Halitherium

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Halitherium
Temporal range: Late Eocene–Early Oligocene
Halitherium.jpg
Halitherium schinzi skeleton, Muséum national d'Histoire naturelle, Paris
Scientific classification
Kingdom: Animalia
Phylum: Chordata
Class: Mammalia
Order: Sirenia
Family: Dugongidae
Subfamily: Halitheriinae
Genus: Halitherium
Kaup, 1838
Species
  • Halitherium alleni
  • Halitherium schinzii (Kaup, 1838) (type)

Halitherium was an early sea cow that started in the late Eocene, then the Oligocene. Its fossils are common in European shales. Inside its flippers were finger bones that did not stick out. Halitherium also had the residues of back legs, which did not show externally. However, it did have a basic femur, joined to a reduced pelvis. Halitherium also had elongated ribs, presumably to increase lung capacity to provide fine control of buoyancy.

Classification[edit]

Halitherium is the type genus of the subfamily Halitheriinae, which includes the well-known genera Eosiren and Eotheroides and lived from the Eocene to the Pliocene.[1]

Taxonomy[edit]

Restoration of H. schinzii

The genus Halitherium has had a confusing nomenclatural history.[2] It was originally coined by Johann Jakob Kaup on the basis of a premolar from the early Oligocene (Rupelian) of southern Germany, but Kaup himself mistakenly stated that the premolar, in his opinion, gehort zu Hippopotamus dubius Cuv., unaware that H. dubius is actually a junior synonym of the primitive sirenian Prototherium minima, while simultaneously coining the genus and species name Pugmeodon schinzii for the same specimen.[3] For his part, the renowned German paleontologist Christian Erich Hermann von Meyer included the type specimen of Halitherium schinzii in his composite species Halianassa studeri,[4] whose hypodigm also included the type specimens of Metaxytherium medium and Protosiren minima as well as a Miocene-age maxilla and a skeleton from the molasse basin in Switzerland.[5][6] Later, Kaup synonymized Pugmeodon with Halitherium creating the new combination Halitherium schinzii, and the name Halitherium became universally accepted for the early Oligocene halitheriine material from Europe.[7] Because Halitherium was originally based on a misidentified type species and due to the widespread use of Halitherium, the sirenian specialist Daryl Domning petitioned the ICZN to designate Pugmeodon schinzii as the type species of Halitherium, and the proposal was approved by the Commission in 1989, effectively making Pugmeodon a junior objective synonym of Halitherium in line with the current concept of Halitherium introduced by Kaup himself.[8][9]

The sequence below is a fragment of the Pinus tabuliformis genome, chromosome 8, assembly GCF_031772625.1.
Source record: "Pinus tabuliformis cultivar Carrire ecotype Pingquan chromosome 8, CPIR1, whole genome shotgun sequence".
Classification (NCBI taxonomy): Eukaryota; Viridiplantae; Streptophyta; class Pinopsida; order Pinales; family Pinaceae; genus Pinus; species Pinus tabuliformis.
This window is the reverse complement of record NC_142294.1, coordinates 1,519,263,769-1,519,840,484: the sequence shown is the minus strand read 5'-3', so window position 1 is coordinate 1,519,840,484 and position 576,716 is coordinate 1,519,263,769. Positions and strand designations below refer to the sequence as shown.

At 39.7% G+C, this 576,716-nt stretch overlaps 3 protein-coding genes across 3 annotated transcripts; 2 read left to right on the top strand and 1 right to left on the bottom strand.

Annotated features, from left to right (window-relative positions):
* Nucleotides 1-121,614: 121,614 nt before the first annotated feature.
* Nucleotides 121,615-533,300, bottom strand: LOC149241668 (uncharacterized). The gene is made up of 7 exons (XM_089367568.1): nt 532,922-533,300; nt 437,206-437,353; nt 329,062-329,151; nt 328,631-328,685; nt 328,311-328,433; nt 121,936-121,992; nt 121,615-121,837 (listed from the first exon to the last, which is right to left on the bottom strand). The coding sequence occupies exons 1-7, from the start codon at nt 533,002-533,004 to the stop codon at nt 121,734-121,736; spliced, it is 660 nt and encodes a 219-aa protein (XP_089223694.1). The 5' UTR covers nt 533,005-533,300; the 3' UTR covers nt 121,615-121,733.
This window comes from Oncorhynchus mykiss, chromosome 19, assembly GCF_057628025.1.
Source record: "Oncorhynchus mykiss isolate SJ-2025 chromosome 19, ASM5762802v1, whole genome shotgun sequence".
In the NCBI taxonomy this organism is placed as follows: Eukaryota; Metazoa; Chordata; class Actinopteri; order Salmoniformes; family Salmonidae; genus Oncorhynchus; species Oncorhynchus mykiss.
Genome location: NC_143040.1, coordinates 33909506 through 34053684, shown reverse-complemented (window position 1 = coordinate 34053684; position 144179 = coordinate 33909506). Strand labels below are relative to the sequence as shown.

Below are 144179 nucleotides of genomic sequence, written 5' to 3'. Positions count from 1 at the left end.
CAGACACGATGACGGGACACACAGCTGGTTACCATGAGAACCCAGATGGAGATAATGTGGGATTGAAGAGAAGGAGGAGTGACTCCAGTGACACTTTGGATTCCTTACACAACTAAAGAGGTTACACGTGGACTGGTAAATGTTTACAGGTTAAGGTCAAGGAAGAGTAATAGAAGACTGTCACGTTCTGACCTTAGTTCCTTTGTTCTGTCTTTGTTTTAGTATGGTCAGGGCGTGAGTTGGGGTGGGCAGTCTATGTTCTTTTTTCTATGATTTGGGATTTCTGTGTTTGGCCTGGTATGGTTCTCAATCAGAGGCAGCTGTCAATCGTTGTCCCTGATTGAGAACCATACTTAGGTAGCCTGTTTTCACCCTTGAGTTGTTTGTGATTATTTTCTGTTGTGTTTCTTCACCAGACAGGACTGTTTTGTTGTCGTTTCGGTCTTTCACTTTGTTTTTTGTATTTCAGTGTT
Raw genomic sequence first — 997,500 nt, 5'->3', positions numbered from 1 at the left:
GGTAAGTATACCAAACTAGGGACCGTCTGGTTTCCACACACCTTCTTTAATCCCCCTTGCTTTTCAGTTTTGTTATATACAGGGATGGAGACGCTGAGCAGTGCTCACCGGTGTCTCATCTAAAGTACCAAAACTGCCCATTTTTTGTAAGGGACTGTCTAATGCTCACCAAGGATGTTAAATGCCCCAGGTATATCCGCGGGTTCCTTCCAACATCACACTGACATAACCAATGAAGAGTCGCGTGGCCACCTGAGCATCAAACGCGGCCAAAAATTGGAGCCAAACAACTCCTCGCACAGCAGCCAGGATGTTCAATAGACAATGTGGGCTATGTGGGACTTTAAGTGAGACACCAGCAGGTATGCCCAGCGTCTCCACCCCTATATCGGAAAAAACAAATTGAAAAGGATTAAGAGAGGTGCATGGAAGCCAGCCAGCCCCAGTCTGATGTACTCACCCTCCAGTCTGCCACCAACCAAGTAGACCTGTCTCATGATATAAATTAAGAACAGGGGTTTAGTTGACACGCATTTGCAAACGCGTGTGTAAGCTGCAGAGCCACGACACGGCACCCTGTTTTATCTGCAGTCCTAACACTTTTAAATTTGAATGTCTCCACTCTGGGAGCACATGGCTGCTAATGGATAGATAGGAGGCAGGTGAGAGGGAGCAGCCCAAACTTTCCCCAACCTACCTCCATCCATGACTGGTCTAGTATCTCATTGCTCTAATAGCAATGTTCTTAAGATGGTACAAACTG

Apart from H. schinzii, there have been five other species of Halitherium that have considered valid in recent papers: H. alleni,[10] H. antillense,[11] H. christolii,[12] H. bellunense,[13] and H. taulannense.[14] However, the latter three species appear to represent distinct, unnamed genera, while H. antillense is a nomen dubium, leaving H. alleni the only species that can be safely considered congeneric with H. schinzii. Complicating matters further, recent work suggests that there are two species lumped together under the name H. schinzii, in which case the correct name for one of them would be H. bronni Krauss, 1858.[15]

References[edit]

Notes
  1. ^ D. P. Domning. 1996. Bibliography and Index of the Sirenia and Desmostylia. Smithsonian Contributions to Paleobiology 80:1-611